Formaldehyde, Jane Rawson

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Jane Rawson did an interview with Booktopia which she put up on her blog late last year. If you haven’t seen it check it out, but here are a couple of extracts:

  1. Please tell us about your latest novel…

It’s just a little chap, a novella, called Formaldehyde. I had my first go at writing it when I was that pretend 30-year-old version of myself, who could do things like stay out til 2 in the morning and wear very high heels and play guitar in a band and also write the extremely rough first draft of a novella, it turned out…

There are jokes and quite a few revelations. People tend to call it ‘Kafkaesque’.

  1. What do you hope people take away with them after reading your work?

If the world feels a little more intriguing and odd to them, if they’re a bit more inclined to speculate and make wild suppositions, then I think I’m happy.

Jane repeatedly refers to this book as “little” so I multiplied out the words and the pages and came up with 40,000 – equivalent to 2 dissertations, so not insignificant, or maybe half a ‘real’ novel, but only $14.99, so half price as well! And definitely a full novel’s worth of entertainment.

The first thing to say about Formaldehyde is be very careful to read the chapter headings, which I don’t normally, or you will soon be hopelessly lost. The first chapter – “2022: PAUL” – commences:

Not knowing that I was dead, I went about my business that day like I did on every other.

And that sets the tone. Paul finds being dead a problem, not least for his fellow office workers, who ask him to leave. Later in the novel he phones one:

‘Hey Louise. It’s Paul Crawford here. How’re you going? Things still rolling along alright without me?’

‘Sorry, who did you say it was?’

‘It’s Paul, Louise. Remember. I worked there two weeks ago.’

‘Oh, Paul, hi, how are you? How are you feeling? Are you OK?’

‘Apparently I’m dead.’

‘I know, they told us. I’m sorry. I’m really sorry, Paul.’

‘Oh, it’s OK. It’s not as bad as I expected it to be.’

‘Sorry, Paul. It’s kind of a bad time. I was just on my way to weekly staff meeting. But you’d remember that.’

‘Of course. You run along. And say hi to the others for me.’

‘Paul, you’re dead. People don’t like hearing hi from dead people. It makes them uncomfortable.’

The book proceeds via a series of vignettes which we slowly reconcile.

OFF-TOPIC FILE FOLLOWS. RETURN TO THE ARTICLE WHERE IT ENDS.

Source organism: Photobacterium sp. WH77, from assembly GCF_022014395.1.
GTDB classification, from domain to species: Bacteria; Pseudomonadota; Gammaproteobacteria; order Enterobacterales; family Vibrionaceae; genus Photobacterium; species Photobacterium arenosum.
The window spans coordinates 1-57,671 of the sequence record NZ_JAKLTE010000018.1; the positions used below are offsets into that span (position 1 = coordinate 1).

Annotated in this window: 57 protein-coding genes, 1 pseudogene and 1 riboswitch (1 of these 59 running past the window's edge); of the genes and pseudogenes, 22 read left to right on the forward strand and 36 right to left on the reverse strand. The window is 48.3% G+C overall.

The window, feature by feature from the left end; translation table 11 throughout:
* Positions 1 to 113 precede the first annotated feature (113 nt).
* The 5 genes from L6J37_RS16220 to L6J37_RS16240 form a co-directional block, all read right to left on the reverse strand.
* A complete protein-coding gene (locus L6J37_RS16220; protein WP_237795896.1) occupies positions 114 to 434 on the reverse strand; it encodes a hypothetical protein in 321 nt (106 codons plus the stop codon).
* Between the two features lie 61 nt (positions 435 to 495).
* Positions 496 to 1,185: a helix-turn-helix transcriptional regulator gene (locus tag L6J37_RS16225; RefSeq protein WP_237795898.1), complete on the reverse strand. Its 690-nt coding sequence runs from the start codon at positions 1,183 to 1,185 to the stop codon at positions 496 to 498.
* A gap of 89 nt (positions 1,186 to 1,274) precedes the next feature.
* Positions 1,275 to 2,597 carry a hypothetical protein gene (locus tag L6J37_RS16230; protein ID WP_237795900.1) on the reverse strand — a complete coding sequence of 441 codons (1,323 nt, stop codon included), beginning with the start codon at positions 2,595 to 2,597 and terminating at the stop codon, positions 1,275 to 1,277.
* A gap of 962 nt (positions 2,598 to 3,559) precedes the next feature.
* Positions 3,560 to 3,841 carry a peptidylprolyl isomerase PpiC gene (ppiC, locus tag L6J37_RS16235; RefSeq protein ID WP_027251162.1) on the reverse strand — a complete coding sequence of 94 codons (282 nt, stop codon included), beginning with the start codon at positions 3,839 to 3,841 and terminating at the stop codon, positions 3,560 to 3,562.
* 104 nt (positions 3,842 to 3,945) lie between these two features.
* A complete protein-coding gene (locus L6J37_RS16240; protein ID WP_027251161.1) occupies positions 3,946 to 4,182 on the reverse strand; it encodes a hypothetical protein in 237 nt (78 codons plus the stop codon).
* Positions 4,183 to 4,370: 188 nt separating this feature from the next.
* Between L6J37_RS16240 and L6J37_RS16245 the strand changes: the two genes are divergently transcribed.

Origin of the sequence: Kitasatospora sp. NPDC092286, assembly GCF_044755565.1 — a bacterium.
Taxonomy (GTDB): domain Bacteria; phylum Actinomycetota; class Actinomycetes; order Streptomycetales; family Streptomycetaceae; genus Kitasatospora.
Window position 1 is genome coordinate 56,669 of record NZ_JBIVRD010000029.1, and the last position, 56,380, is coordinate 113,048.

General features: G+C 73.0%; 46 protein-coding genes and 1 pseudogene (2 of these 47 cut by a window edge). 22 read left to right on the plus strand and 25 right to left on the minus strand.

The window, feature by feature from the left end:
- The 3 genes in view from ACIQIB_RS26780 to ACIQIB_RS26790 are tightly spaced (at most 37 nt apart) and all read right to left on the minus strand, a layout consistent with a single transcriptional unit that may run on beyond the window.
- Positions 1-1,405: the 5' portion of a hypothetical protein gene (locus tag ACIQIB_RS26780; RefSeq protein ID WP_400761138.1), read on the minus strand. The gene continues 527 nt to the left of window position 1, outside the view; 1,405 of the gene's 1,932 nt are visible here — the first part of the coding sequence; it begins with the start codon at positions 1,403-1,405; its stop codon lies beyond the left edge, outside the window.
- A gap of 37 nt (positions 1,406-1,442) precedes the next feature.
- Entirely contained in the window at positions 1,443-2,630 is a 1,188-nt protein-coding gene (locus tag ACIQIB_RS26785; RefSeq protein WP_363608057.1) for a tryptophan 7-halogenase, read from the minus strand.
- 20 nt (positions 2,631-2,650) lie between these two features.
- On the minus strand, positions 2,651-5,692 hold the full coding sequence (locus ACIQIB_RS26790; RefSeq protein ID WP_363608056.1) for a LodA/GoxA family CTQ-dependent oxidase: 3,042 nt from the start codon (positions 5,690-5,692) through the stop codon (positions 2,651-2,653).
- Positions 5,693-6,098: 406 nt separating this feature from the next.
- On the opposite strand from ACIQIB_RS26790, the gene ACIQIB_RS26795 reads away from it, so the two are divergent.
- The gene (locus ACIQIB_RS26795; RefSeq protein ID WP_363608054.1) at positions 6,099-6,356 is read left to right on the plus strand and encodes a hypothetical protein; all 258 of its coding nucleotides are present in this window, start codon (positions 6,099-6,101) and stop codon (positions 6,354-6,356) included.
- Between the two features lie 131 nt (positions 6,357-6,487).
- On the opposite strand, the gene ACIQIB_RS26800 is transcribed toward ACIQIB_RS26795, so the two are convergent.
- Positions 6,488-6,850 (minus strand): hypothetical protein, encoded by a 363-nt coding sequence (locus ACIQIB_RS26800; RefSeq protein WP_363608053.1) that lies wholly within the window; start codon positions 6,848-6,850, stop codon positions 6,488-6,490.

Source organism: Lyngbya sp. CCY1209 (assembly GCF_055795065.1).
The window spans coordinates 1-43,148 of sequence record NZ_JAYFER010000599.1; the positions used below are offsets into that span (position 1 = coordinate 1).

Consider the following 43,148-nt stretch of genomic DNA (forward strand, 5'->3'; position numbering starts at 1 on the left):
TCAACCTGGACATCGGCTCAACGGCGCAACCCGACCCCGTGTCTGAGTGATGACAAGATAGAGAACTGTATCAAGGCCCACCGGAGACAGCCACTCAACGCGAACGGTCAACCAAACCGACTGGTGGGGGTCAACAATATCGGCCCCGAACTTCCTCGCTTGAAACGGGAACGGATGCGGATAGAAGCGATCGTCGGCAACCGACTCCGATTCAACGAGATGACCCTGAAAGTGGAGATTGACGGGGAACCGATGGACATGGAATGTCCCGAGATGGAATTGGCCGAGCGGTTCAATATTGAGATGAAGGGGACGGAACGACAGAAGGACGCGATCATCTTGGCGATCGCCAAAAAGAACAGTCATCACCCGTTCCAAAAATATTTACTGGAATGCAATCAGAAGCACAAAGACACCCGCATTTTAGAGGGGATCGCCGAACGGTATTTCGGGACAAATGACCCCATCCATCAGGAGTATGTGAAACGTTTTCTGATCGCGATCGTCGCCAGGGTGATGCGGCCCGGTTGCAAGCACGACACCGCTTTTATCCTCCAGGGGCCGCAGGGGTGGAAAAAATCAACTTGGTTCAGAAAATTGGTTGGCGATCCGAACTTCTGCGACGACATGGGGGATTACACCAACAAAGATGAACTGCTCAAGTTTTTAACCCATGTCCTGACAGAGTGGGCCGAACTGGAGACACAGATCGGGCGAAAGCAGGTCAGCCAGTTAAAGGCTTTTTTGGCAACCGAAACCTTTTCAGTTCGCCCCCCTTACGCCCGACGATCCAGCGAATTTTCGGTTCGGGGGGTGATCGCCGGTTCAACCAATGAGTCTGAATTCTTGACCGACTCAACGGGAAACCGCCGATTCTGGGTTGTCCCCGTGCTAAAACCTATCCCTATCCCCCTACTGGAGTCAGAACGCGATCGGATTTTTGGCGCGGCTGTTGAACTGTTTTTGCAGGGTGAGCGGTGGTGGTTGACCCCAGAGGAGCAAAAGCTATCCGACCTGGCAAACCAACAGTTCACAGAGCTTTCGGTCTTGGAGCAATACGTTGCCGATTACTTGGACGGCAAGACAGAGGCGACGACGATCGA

Derek, a nurse, is in a streetcar accident and comes to, nursing a young woman in a bunny costume, whose arm has been severed. The young woman is taken to Derek’s hospital where he is able to visit, and fall in love with, her.

Amy is in love with a Taylor Swift-ish singer, but is one of those tragic lovers who pushes the love-object away. To express her unhappiness she lies in the bath and cuts off her arm.

Everyone is reading Dostoyevsky’s The Idiot.

Benjamin wakes up in hospital, missing her bunny suit, but with a new, not very functional arm.

Paul discovers that as a dead person not only is he unable to obtain unemployment benefits, but he can no longer access his flat. He meets a girl called Benjamin who takes him home. For hot sex, if only he could stay awake.

Amy is pregnant, but the only person she has slept with is her (female) singer/lover. She returns briefly to Derek, whose wife she is, and when she has had the baby, leaves again.

And so the interactions between the characters go round and round. But why should I spoil it for you by spelling it out any further. One clue though, Paul is real, he’s not a ghost. And it does all make sense in the end. Sort of. So do yourself a favour, for less than it costs to shout a mate a pint of beer, curl up in bed for a couple of hours and read it for yourself.

 

Jane Rawson, Formaldehyde. Xoum Publishing, Sydney, 2015

Other reviews here

My review of Jane Rawson’s A Wrong Turn at the Office of Unmade Lists here

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10 thoughts on “Formaldehyde, Jane Rawson

  1. Thanks Lisa, I did a search to see if you had done your review yet, then I had to sit on mine because I prepared a couple of posts in advance while I was on hols. When you get to it you’ll enjoy it, it’s a fun read.

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  2. I tried to review this one in a ‘racy’ style to match the author and of course without giving anything away but I wonder if in the end I wasn’t light on analysis and heavy on back-cover-blurb.
    Old books I review it doesn’t occur to me not to discuss the ending, but of course you can’t do that with new books. In the next couple of weeks I am going to discuss the ending of Go Set a Watchman because I think it’s important – I’ll just have to say so at the outset.
    Speaking of which, I gave son Lou Cixin Liu’s The Three Body Problem for xmas. He said he had already read it and that it was totally spoiled for him as the ending is in the back cover blurb! I had to give him Black Rock White City out of my TBR as a replacement.

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